Rare lizard's poison will give hope to diabetics.
The Gila Monster's saliva contains a compound which is being turned into a new drug to fight the disease. It will eventually be used by a million people in Britain who have "Type 2" diabetes and still produce small amounts of their own insulin and are able to control their illness using a combination of diet and drugs
Doctors hope it will reduce the death rate from complications of diabetes such as stroke and heart attacks.
Exendin was isolated from the 18-inch Gila Monster's poisonous saliva by scientists studying the eating habits of animals. Experts believe it will prevent Type 2 diabetes sufferers - the majority of Britain's diabetics - from becoming dependent on insulin injections for up to 10 years.
Research has shown that more and more middle-aged people are becoming diabetic because of sedentary lifestyles and too many processed foods.
Exendin is similar to a natural hormone called GLP1 and can control the secretion of the body's own insulin. It can also influence the speed at which the stomach empties, and it can regulate the appetite.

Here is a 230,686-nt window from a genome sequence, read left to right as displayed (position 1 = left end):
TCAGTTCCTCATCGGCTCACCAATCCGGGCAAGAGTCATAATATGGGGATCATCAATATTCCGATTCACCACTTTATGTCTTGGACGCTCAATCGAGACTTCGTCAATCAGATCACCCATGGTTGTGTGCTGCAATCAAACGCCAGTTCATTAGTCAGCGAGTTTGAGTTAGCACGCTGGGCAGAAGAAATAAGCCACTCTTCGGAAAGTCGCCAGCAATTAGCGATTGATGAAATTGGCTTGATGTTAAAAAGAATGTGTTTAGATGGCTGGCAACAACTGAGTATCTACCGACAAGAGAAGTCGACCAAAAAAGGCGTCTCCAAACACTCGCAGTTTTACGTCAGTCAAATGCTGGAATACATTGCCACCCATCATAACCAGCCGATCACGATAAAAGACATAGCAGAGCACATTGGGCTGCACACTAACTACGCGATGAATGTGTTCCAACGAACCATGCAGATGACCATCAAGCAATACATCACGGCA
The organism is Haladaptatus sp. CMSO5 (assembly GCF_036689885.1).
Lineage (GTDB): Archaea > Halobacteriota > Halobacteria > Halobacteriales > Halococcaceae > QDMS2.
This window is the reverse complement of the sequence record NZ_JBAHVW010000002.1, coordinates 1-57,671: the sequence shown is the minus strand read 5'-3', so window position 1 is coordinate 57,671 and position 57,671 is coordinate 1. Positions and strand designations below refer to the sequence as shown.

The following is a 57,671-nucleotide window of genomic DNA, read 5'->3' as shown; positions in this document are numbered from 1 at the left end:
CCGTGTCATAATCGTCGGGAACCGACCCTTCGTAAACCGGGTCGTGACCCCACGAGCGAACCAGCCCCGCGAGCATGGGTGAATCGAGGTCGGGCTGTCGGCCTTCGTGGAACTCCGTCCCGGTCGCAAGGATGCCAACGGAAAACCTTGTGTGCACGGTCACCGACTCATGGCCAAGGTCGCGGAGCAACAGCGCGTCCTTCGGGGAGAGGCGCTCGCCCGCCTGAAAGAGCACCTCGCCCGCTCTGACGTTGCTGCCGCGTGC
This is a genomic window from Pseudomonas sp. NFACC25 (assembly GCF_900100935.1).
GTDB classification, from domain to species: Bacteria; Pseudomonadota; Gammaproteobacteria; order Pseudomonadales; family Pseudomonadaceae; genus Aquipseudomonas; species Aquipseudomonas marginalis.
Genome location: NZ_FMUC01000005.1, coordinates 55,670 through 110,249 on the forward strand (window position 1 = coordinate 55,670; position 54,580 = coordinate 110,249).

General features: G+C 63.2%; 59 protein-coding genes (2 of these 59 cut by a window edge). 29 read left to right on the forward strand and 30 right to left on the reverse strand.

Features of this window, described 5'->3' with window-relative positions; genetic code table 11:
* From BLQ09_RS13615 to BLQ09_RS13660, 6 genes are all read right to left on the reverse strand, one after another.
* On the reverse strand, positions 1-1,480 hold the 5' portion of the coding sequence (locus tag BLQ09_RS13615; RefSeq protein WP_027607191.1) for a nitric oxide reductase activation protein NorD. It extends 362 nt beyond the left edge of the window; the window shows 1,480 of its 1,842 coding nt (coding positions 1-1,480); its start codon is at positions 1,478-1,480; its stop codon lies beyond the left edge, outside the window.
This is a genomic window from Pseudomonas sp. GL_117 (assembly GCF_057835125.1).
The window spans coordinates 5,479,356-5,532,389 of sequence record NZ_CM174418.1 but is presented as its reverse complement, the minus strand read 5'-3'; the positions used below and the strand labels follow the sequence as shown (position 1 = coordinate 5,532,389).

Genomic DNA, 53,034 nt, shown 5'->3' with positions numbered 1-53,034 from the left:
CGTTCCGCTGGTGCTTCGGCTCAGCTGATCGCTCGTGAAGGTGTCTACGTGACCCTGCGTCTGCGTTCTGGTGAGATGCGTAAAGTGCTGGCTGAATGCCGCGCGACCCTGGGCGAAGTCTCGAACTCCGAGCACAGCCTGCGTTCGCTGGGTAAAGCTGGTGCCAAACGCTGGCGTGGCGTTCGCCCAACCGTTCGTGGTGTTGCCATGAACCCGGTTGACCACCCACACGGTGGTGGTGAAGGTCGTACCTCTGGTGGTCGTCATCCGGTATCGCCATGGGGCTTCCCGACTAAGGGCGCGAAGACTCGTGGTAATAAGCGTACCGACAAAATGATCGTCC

Scientists discovered GLP 1 10 years ago but were unable to use it to treat diabetes because it was only active for a few minutes in the stomach. Exendin is longer-lasting and more effective.
The drug is being developed by Amilyn Pharmaceuticals in Oxford and trials have just started in humans. Professor Stephen Bloom, who is testing Exendin at Hammersmith Hospital, London, said: "It will significantly improve life for sufferers. It is the first new treatment for many years.
"A very important fact is that the hormone controls appetite. A significant number of diabetics are obese and are at risk of death from heart attack and stroke.
"If we can control their weight using this new drug we may be able to reduce the death toll among diabetics."
Amylin spokesman Greg Young said: "If all goes well it could become available in the next few years."